Acoustic marmite in the British Museum? No thanks! say visitors – and The Times

The ‘Celtic music’ piped around the Celts: Art and Identity exhibition in the British Museum has been annoying visitors. One found the music ‘excruciating’; another advised people to take earplugs. Luke Turner, editor of The Quietus, an online magazine about music, said the music detracted from an otherwise enjoyable experience. ‘[It] felt like a real cliché of what you’d imagine Celtic music to be… like a “Celtic Moods” CD.’  The Times  devoted a leader (16 October) to  it, saying that ‘if people want music in museums let them plug it into their own ears.’  This is the first time a major national newspaper has discussed background music in a leader.

Dr Julia Farley, the exhibition’s curator, said she wanted to destroy any air of reverent silence, but she admitted the ‘Celtic music’ was a ‘bit of a marmite thing‘ i.e. you love it or loathe it. Unwittingly, she has revealed the misconception underlying most unwanted piped music. For while no one is ever actually forced to eat marmite in a restaurant (or anywhere else), far too often we are are forced to listen to music we hate. The final effects – irritation and alienation – are the exact opposite  of what the proponents of background music generally claim.

Background music can endanger surgical operations

It is well known that some surgeons play music (which will be of their choice but not possibly of rest of their team) during operations. Now a study suggests this may affect the skills of their surgical teams. Using an analysis of video footage from 20 operations, a report in the Journal of Advanced Nursing of 5 August 2015 of a UK study shows ‘that some operating theatre teams are negatively affected by background music during surgery. Communication within the theatre team can be impaired when music is playing… requests from a surgeon to a nurse for instruments or supplies were often repeated and there was qualitative evidence of frustration or tension within some teams.’ Conversely,  new reports suggest that patients to whom music is played before and after operations may feel less pain and recover better. The vital point here, easily overlooked, is that patients may well find music of their own choice and taste soothing. But music they do not like or want will have the opposite effect. As musical tastes are more varied than they have ever been, freedom to choose the type of music (if any) they listen to is the issue. At present, that freedom is far too often lacking in hospitals.

Pipedown pushes for legislation to ban hospital piped music

Inside the  House of Commons, with its many newly elected MPs,  Pipedown hopes to get a Private Member’s Bill to ban unwanted background music and television in hospitals. Such a bill is badly needed to save the sanity of people who suffer  from such truly inescapable music/television. (See the booklet Whose Choice is it Anyway? 2012, for details of their torment. Copies as pdfs available free to members from Pipedown). Unlike in shops, hotels, restaurants etc, people seldom have a real choice when going into hospital. They are also often at their most vulnerable there. Recognising these special factors, two politicians have attempted to introduce  Private Member’s Bills: Robert Key, then MP for Salisbury, in the House of Commons and Tim Beaumont, the only Green Party peer, in the House of Lords. Neither succeeded but they pioneered the idea that piped music is an issue on which legislation is needed.

Yet it remains an idea that ministers and civil servants are unwilling to accept. Such official reluctance does not mean that all MPs are indifferent or hostile to the concept – some may be as enthusiastic as Robert Key was, others will be broadly sympathetic.  As MPs have no way of knowing  what concerns their constituents unless they are told, it is up to everyone dismayed by unwanted television and music in hospitals to let their MP know.

Write or email your MPs, suggesting they support – or even better, propose – a Private Member’s Bill to ban music and also television which, blaring away nonstop, can turn any ward into acoustic hell. Patients who wish to listen to television or their own music, as many do, can do so through headphones, so they will not suffer any deprivation. When enough MPs have been alerted, and their responses collated (by being sent on to Pipedown), we aim to to start intensive lobbying inside Westminster itself.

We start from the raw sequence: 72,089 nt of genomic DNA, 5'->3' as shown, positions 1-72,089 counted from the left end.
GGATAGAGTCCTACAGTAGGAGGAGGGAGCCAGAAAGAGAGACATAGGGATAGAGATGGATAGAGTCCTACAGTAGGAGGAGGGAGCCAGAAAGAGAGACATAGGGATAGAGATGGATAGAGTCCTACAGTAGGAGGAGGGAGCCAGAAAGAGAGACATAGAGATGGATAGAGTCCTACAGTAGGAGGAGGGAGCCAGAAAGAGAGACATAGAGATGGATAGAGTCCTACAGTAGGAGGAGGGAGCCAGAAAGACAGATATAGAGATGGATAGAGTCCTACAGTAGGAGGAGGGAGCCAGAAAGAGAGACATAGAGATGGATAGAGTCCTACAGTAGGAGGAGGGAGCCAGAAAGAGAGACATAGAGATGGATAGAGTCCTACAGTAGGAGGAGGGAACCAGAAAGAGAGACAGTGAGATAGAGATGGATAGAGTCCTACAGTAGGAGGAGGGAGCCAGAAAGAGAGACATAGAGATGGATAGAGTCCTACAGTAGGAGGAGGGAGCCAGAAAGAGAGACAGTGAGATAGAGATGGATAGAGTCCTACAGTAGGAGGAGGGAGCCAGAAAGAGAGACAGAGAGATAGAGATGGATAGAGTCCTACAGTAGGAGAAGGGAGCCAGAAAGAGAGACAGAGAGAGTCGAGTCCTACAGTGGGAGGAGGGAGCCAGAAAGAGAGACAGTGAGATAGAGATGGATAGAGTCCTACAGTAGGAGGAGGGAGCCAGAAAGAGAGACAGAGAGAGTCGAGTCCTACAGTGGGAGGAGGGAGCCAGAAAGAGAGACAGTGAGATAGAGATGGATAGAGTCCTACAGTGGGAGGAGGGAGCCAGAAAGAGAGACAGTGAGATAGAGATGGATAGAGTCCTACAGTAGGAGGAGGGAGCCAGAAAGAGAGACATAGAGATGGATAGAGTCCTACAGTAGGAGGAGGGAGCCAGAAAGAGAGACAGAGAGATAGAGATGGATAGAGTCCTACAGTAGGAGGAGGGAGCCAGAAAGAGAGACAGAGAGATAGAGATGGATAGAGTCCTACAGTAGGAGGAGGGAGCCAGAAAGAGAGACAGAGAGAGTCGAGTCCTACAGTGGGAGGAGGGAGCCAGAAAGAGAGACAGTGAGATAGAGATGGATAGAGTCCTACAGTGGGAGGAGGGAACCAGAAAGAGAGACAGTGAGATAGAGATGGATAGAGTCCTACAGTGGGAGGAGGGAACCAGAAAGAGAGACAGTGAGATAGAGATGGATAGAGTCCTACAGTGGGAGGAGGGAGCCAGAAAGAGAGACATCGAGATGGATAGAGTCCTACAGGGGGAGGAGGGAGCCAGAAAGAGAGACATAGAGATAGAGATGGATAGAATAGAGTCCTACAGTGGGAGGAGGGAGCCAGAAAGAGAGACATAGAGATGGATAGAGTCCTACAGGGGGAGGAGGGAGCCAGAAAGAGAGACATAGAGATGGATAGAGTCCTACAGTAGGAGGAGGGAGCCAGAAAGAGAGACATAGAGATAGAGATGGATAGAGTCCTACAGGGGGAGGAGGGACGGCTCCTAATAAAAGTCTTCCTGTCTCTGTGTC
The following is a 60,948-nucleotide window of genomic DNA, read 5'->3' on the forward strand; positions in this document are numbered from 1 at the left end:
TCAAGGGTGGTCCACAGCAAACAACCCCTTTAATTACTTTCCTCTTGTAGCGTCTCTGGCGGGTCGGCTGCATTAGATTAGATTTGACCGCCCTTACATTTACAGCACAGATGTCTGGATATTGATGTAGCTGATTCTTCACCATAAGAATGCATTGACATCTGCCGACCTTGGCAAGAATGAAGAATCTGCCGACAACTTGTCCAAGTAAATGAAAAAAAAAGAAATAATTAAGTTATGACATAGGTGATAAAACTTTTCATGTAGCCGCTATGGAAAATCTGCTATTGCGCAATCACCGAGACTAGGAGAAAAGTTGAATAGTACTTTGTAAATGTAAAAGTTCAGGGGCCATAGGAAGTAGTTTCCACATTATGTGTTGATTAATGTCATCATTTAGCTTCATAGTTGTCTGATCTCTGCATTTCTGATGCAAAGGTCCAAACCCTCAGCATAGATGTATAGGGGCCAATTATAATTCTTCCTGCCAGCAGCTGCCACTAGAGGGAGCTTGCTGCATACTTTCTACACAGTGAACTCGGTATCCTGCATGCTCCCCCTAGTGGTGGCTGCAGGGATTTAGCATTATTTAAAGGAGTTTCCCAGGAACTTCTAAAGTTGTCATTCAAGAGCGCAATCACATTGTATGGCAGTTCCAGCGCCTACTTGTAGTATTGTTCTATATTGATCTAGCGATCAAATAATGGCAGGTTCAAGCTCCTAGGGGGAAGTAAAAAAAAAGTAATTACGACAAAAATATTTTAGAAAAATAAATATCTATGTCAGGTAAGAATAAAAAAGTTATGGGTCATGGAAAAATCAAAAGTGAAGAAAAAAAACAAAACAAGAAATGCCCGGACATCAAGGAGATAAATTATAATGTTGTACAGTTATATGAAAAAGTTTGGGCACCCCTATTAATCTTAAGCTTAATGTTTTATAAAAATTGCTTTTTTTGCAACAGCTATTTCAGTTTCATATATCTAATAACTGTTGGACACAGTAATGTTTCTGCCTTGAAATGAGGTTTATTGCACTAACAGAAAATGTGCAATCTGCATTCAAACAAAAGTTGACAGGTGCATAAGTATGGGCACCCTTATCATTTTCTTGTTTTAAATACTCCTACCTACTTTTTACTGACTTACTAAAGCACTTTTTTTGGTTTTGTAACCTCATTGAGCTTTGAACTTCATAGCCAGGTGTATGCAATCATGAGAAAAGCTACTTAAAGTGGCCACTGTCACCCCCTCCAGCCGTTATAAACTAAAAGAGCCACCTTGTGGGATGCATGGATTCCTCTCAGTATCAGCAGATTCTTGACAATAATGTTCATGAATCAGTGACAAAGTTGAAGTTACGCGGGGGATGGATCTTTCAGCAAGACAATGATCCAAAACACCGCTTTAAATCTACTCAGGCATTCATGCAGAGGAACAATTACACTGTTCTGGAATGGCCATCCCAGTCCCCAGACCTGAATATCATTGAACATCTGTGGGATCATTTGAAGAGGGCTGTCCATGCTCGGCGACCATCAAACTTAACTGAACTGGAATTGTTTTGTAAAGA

The government line is still that whether or not a hospital has background music or television is solely a matter for the local NHS trust and not its concern. This approach is useless if you find yourself in a ward where television or music is playing non-stop. In truth, the issue does not interest the central government, yet it intervenes in many areas of national life, including health, when it wants to. We need to alert enough MPs that this is an important health issue so that the message reaches Jeremy Hunt at the Department of Health loud and clear. 

So write to your MP, whether he/she is newly elected or not – and whether or not you are actually a member of Pipedown. (MPs who currently hold a government post cannot propose Private Members’ Bills but they can support one. And they may not be in office for ever.)

 

Which? magazine publishes list of muzac-infested shops

Following its long-running debate on piped music in shops (see http://conversation.which.co.uk/consumer-rights/annoying-background-music-shops-supermarkets/), Which? magazine has published a short piece on the subject.

No surprise to see that the Co-op is named as the worst-offending supermarket chain, with Marks & Spencer as the worst department store.    (Not by coincidence, both have been doing badly in recent years.)  These findings echo those from our Quiet Corners’ Competition (see earlier entry.)

Which? magazine does not, however, suggest doing more than asking for the music to be turned down. It should be starting/leading a campaign to roll back the music.

Nicola Benedetti protests against forced music on planes

Nicola Benedetti, the award-winning violinist, has just tweeted to her followers: “Why is it necessary to subject us all to loud pop music on the plane? It’s like being forced to eat something you don’t want” She was travelling with Vueling, a Spanish airline (you have been warned!)  Vueling replied, saying the music was supposed to be enjoyable. Nicola thanked them for their reply but went on to say, “Quiet is a rare and precious thing these days. I think many of us would enjoy that more”. In July 2014 Nicola, who is 28, went into the Top Twenty of the Top of the Pops with her recording of Max Bruch’s Scottish Fantasy, written in 1880.  

Losing the sounds of nature

Rising levels of background noise in some areas threaten to make people oblivious to the soothing yet inspiring sounds of birdsong, trickling water and trees rustling in the wind, natural sounds which can often be heard even in city centres, said Kurt Fristrup, a scientist at the US National Park Service.